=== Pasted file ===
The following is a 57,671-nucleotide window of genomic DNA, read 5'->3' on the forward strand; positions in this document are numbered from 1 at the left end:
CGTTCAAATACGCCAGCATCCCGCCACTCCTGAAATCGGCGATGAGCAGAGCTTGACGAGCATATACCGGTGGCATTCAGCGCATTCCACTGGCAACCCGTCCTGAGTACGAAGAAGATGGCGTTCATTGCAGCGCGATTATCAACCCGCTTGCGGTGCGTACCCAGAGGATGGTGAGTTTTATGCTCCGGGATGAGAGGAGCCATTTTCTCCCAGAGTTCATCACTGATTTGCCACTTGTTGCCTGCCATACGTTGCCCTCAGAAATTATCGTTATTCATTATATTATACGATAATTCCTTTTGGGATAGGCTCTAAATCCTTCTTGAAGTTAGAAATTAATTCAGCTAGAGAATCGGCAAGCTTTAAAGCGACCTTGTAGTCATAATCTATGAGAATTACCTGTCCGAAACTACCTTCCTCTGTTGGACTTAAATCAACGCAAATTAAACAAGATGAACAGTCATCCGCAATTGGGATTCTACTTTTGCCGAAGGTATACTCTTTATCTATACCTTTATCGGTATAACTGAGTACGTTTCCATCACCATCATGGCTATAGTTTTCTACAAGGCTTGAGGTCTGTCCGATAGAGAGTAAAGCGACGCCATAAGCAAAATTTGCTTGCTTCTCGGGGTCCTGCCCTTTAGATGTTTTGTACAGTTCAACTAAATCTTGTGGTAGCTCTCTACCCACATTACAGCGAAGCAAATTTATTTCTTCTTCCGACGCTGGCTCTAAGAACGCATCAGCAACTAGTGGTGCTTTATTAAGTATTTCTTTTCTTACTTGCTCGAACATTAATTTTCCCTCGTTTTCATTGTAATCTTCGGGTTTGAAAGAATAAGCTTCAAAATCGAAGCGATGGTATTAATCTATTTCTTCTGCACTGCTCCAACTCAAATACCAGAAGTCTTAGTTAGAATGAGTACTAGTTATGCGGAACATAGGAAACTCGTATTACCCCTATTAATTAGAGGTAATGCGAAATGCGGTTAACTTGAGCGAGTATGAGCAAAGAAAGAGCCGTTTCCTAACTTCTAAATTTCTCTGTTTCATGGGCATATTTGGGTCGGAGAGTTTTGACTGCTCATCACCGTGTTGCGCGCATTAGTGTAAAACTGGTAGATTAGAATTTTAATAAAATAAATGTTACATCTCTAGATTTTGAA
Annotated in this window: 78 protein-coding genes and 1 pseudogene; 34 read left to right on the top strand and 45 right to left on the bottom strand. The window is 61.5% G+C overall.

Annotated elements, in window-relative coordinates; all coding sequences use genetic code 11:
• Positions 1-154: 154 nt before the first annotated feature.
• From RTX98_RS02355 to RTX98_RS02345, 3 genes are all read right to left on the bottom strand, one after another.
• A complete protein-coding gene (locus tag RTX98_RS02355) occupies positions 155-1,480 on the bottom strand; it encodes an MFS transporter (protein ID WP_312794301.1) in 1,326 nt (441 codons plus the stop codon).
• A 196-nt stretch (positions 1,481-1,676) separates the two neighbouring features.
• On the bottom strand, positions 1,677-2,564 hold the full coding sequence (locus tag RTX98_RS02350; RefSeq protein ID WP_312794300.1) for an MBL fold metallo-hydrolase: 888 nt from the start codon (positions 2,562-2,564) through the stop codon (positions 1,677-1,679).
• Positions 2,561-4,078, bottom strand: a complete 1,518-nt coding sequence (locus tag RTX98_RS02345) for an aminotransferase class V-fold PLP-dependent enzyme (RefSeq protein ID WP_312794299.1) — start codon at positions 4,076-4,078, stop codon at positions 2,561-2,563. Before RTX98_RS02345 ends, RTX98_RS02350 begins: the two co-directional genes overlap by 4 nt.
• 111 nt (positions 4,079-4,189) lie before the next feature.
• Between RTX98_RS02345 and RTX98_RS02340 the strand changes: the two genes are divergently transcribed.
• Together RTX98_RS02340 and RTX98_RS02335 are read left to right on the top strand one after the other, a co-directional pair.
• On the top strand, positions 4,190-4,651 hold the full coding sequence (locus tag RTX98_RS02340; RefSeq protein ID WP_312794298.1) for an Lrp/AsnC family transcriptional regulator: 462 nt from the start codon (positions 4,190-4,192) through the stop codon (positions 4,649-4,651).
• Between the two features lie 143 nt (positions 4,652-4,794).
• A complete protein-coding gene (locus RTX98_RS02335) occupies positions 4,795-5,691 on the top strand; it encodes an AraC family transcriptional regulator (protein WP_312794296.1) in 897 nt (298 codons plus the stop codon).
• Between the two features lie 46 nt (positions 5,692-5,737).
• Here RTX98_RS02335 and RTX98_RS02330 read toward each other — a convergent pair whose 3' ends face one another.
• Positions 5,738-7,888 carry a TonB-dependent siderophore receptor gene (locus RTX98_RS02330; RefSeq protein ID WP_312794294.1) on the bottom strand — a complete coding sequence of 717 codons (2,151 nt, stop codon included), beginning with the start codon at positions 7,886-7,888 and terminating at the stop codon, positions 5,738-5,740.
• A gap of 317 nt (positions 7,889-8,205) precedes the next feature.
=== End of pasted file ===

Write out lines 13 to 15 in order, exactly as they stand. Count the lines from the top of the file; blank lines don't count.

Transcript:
• Together RTX98_RS02340 and RTX98_RS02335 are read left to right on the top strand one after the other, a co-directional pair.
• On the top strand, positions 4,190-4,651 hold the full coding sequence (locus tag RTX98_RS02340; RefSeq protein ID WP_312794298.1) for an Lrp/AsnC family transcriptional regulator: 462 nt from the start codon (positions 4,190-4,192) through the stop codon (positions 4,649-4,651).
• Between the two features lie 143 nt (positions 4,652-4,794).